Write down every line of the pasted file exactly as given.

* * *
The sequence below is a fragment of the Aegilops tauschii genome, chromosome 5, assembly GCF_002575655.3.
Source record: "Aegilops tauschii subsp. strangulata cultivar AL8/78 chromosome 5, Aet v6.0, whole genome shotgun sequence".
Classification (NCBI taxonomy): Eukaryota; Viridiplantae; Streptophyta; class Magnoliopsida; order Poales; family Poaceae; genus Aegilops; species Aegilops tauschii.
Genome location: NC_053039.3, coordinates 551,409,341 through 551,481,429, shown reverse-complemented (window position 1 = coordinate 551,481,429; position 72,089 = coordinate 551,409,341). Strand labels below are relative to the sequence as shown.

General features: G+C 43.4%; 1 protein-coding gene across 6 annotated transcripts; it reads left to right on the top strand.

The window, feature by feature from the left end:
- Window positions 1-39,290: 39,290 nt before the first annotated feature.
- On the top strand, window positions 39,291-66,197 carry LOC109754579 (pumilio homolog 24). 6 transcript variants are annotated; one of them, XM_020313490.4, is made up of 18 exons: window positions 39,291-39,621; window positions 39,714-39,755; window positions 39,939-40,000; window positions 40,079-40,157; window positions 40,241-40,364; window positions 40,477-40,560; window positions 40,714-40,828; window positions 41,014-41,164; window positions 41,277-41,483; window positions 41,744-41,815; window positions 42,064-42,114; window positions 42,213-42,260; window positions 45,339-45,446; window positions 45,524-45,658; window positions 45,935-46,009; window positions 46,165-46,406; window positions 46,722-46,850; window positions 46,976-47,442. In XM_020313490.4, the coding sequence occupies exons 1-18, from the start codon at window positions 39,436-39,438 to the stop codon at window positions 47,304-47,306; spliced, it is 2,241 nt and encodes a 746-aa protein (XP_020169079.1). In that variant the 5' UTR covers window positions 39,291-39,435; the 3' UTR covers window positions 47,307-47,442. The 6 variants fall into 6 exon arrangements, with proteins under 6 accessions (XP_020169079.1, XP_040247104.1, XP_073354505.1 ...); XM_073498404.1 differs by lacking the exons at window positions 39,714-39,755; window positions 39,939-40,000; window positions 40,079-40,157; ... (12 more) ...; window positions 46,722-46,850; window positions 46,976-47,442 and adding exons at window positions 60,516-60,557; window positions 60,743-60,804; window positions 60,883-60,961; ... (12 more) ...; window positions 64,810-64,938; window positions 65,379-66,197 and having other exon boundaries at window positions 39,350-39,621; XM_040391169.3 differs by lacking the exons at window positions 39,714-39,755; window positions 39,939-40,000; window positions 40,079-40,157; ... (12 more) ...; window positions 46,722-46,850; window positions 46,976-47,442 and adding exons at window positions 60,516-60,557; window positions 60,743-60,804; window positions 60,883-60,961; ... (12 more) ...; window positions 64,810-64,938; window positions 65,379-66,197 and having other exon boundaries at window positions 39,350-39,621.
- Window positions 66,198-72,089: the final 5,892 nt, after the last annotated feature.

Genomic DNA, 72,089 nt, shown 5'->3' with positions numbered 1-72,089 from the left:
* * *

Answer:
The sequence below is a fragment of the Aegilops tauschii genome, chromosome 5, assembly GCF_002575655.3.
Source record: "Aegilops tauschii subsp. strangulata cultivar AL8/78 chromosome 5, Aet v6.0, whole genome shotgun sequence".
Classification (NCBI taxonomy): Eukaryota; Viridiplantae; Streptophyta; class Magnoliopsida; order Poales; family Poaceae; genus Aegilops; species Aegilops tauschii.
Genome location: NC_053039.3, coordinates 551,409,341 through 551,481,429, shown reverse-complemented (window position 1 = coordinate 551,481,429; position 72,089 = coordinate 551,409,341). Strand labels below are relative to the sequence as shown.

General features: G+C 43.4%; 1 protein-coding gene across 6 annotated transcripts; it reads left to right on the top strand.

The window, feature by feature from the left end:
- Window positions 1-39,290: 39,290 nt before the first annotated feature.
- On the top strand, window positions 39,291-66,197 carry LOC109754579 (pumilio homolog 24). 6 transcript variants are annotated; one of them, XM_020313490.4, is made up of 18 exons: window positions 39,291-39,621; window positions 39,714-39,755; window positions 39,939-40,000; window positions 40,079-40,157; window positions 40,241-40,364; window positions 40,477-40,560; window positions 40,714-40,828; window positions 41,014-41,164; window positions 41,277-41,483; window positions 41,744-41,815; window positions 42,064-42,114; window positions 42,213-42,260; window positions 45,339-45,446; window positions 45,524-45,658; window positions 45,935-46,009; window positions 46,165-46,406; window positions 46,722-46,850; window positions 46,976-47,442. In XM_020313490.4, the coding sequence occupies exons 1-18, from the start codon at window positions 39,436-39,438 to the stop codon at window positions 47,304-47,306; spliced, it is 2,241 nt and encodes a 746-aa protein (XP_020169079.1). In that variant the 5' UTR covers window positions 39,291-39,435; the 3' UTR covers window positions 47,307-47,442. The 6 variants fall into 6 exon arrangements, with proteins under 6 accessions (XP_020169079.1, XP_040247104.1, XP_073354505.1 ...); XM_073498404.1 differs by lacking the exons at window positions 39,714-39,755; window positions 39,939-40,000; window positions 40,079-40,157; ... (12 more) ...; window positions 46,722-46,850; window positions 46,976-47,442 and adding exons at window positions 60,516-60,557; window positions 60,743-60,804; window positions 60,883-60,961; ... (12 more) ...; window positions 64,810-64,938; window positions 65,379-66,197 and having other exon boundaries at window positions 39,350-39,621; XM_040391169.3 differs by lacking the exons at window positions 39,714-39,755; window positions 39,939-40,000; window positions 40,079-40,157; ... (12 more) ...; window positions 46,722-46,850; window positions 46,976-47,442 and adding exons at window positions 60,516-60,557; window positions 60,743-60,804; window positions 60,883-60,961; ... (12 more) ...; window positions 64,810-64,938; window positions 65,379-66,197 and having other exon boundaries at window positions 39,350-39,621.
- Window positions 66,198-72,089: the final 5,892 nt, after the last annotated feature.

Genomic DNA, 72,089 nt, shown 5'->3' with positions numbered 1-72,089 from the left: